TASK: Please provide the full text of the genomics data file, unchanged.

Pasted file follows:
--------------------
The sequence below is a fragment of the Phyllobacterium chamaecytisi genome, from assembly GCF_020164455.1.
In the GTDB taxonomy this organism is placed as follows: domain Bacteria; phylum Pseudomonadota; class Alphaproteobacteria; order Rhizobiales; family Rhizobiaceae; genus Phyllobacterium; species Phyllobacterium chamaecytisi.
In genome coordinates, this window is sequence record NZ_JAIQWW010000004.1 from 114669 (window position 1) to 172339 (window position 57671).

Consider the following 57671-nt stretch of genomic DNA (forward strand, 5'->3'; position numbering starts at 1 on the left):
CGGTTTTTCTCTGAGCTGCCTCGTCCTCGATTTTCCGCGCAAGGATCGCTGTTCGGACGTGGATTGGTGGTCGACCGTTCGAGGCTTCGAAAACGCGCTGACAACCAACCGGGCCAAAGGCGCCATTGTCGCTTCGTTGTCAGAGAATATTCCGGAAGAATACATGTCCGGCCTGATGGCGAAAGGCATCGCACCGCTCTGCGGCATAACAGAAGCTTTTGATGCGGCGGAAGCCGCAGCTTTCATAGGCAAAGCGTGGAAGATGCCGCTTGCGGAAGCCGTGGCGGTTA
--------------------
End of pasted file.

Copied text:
The sequence below is a fragment of the Phyllobacterium chamaecytisi genome, from assembly GCF_020164455.1.
In the GTDB taxonomy this organism is placed as follows: domain Bacteria; phylum Pseudomonadota; class Alphaproteobacteria; order Rhizobiales; family Rhizobiaceae; genus Phyllobacterium; species Phyllobacterium chamaecytisi.
In genome coordinates, this window is sequence record NZ_JAIQWW010000004.1 from 114669 (window position 1) to 172339 (window position 57671).

Consider the following 57671-nt stretch of genomic DNA (forward strand, 5'->3'; position numbering starts at 1 on the left):
CGGTTTTTCTCTGAGCTGCCTCGTCCTCGATTTTCCGCGCAAGGATCGCTGTTCGGACGTGGATTGGTGGTCGACCGTTCGAGGCTTCGAAAACGCGCTGACAACCAACCGGGCCAAAGGCGCCATTGTCGCTTCGTTGTCAGAGAATATTCCGGAAGAATACATGTCCGGCCTGATGGCGAAAGGCATCGCACCGCTCTGCGGCATAACAGAAGCTTTTGATGCGGCGGAAGCCGCAGCTTTCATAGGCAAAGCGTGGAAGATGCCGCTTGCGGAAGCCGTGGCGGTTA